You also mentioned in your letter that you are afraid of failing. Don’t be. Try things, experiment, let yourself take risks in your professional and personal lives. Yes sometimes you will fall flat, sometimes your efforts may backfire, and occasionally you will even meet with disaster, but more often than not your effort will pay off and the risk you took will be rewarded. Understand exactly what it is you are afraid of and then face it; as Master Yoda said, “Named must your fear be before banish it you can.” Remember, nobody here expects you to know everything, or to be capable of doing everything; we hired you because we thought you were bright and competent and that, most of all, you had the capacity to learn and grow. What we do expect from you is that you will be assertive, take chances, gain knowledge, and stretch your limits.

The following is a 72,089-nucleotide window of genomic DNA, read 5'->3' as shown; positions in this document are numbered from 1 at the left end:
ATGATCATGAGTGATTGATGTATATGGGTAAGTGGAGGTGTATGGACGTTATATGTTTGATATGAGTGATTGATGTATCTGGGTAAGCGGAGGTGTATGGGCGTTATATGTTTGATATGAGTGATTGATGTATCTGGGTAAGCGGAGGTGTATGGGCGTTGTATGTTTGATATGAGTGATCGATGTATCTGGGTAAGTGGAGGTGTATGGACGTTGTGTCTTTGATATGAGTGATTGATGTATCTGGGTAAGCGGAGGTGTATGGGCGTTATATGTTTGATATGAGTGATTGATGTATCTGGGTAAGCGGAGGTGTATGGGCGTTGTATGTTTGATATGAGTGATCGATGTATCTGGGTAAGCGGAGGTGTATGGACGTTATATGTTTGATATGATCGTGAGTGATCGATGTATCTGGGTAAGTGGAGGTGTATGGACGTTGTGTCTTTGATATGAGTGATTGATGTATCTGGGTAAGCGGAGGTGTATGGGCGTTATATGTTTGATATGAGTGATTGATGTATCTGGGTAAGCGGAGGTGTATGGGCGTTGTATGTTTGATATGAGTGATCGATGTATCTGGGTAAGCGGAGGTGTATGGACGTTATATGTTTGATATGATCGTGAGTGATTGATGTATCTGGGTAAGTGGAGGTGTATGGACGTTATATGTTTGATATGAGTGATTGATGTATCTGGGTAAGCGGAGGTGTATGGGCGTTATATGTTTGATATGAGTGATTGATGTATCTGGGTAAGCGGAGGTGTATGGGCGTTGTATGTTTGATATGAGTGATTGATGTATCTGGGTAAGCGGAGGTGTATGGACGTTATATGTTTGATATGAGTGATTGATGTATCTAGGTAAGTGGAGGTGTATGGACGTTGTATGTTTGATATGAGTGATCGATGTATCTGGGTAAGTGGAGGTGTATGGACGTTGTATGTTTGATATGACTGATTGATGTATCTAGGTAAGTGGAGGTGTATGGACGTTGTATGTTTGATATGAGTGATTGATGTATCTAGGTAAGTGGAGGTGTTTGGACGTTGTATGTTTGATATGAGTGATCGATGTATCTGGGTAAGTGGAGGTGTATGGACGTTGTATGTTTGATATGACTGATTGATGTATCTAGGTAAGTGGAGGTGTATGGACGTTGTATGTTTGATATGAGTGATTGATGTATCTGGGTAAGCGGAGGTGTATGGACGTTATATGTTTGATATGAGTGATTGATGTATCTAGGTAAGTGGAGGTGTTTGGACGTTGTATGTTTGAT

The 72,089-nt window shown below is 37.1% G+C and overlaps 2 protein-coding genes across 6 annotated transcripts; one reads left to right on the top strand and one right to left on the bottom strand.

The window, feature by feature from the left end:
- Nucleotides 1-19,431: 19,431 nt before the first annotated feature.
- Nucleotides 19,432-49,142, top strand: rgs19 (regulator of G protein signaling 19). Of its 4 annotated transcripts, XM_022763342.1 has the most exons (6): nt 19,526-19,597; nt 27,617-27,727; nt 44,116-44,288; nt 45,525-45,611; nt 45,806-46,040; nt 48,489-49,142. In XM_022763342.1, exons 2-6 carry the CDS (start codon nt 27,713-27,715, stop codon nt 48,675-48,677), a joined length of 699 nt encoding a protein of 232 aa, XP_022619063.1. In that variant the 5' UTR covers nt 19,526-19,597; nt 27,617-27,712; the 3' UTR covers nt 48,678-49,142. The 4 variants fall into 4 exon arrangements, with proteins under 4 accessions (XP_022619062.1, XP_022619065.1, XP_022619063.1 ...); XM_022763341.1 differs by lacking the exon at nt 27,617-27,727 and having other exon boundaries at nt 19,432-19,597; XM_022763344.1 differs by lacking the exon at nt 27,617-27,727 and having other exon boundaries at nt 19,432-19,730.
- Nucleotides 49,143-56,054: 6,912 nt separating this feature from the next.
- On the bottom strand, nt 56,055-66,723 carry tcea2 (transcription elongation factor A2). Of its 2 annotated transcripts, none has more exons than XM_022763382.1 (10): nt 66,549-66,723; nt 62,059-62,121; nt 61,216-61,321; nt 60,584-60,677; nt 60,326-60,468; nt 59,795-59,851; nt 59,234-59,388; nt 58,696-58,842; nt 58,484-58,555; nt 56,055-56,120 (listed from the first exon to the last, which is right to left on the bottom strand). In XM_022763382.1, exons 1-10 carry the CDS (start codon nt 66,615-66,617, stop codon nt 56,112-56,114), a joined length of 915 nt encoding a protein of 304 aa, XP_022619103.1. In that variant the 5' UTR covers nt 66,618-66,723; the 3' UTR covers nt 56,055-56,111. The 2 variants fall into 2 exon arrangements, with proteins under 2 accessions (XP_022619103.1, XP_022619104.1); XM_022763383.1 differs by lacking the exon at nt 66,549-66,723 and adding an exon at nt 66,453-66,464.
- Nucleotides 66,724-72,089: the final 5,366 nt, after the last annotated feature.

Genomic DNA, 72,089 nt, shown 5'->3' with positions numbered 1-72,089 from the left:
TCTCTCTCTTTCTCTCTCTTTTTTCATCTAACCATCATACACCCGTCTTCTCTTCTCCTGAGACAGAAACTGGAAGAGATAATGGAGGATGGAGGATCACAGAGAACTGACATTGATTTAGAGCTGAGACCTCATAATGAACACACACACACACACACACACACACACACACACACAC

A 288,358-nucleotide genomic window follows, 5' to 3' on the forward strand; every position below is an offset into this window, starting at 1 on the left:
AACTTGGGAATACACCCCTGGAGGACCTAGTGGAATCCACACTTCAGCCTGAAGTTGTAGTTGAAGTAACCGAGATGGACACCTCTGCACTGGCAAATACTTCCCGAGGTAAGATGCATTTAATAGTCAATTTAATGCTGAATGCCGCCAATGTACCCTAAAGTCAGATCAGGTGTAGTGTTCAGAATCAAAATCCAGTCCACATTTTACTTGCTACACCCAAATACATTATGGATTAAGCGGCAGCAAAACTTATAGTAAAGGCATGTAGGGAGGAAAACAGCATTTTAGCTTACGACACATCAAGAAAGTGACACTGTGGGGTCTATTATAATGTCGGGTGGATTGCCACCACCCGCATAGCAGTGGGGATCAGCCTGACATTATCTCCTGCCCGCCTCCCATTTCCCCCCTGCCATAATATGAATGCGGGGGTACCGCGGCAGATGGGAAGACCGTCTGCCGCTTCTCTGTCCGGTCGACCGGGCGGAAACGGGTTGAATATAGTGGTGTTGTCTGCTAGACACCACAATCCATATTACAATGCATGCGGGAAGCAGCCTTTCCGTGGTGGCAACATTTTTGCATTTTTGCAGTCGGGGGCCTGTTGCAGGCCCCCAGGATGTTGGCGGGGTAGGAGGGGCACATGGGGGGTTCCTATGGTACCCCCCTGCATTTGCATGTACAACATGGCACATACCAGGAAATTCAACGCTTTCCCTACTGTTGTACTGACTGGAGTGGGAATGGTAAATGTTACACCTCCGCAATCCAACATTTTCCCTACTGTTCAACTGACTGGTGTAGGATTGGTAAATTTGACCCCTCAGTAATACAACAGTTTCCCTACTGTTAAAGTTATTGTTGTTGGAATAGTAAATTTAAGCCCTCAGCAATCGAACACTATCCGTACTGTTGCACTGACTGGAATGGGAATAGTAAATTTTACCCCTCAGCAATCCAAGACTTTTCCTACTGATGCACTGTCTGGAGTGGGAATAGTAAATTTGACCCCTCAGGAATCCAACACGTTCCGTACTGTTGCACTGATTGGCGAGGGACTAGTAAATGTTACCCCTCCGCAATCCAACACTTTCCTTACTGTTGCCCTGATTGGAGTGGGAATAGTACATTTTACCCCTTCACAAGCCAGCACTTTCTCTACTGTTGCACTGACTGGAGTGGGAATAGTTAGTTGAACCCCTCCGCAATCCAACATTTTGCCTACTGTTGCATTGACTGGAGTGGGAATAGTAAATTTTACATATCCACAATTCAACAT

Your input and ideas are valued, but remember that not every meeting or every moment is the appropriate one to share these with your bosses. There is a time and place for everything and you have to be conscious of the fact that we typically have multiple balls in the air and might not have time to listen to your latest insight about how we can better run the business. In your professional life you will have some bosses who are open to your input and others who will resent it; one of the key skills you can develop professionally is the ability to gauge people – be a human barometer and learn to understand the moods and personalities of those around you. Keep in mind that context is key when offering your ideas and that those ideas are more likely to be accepted, or even tolerated, if you choose your moments wisely.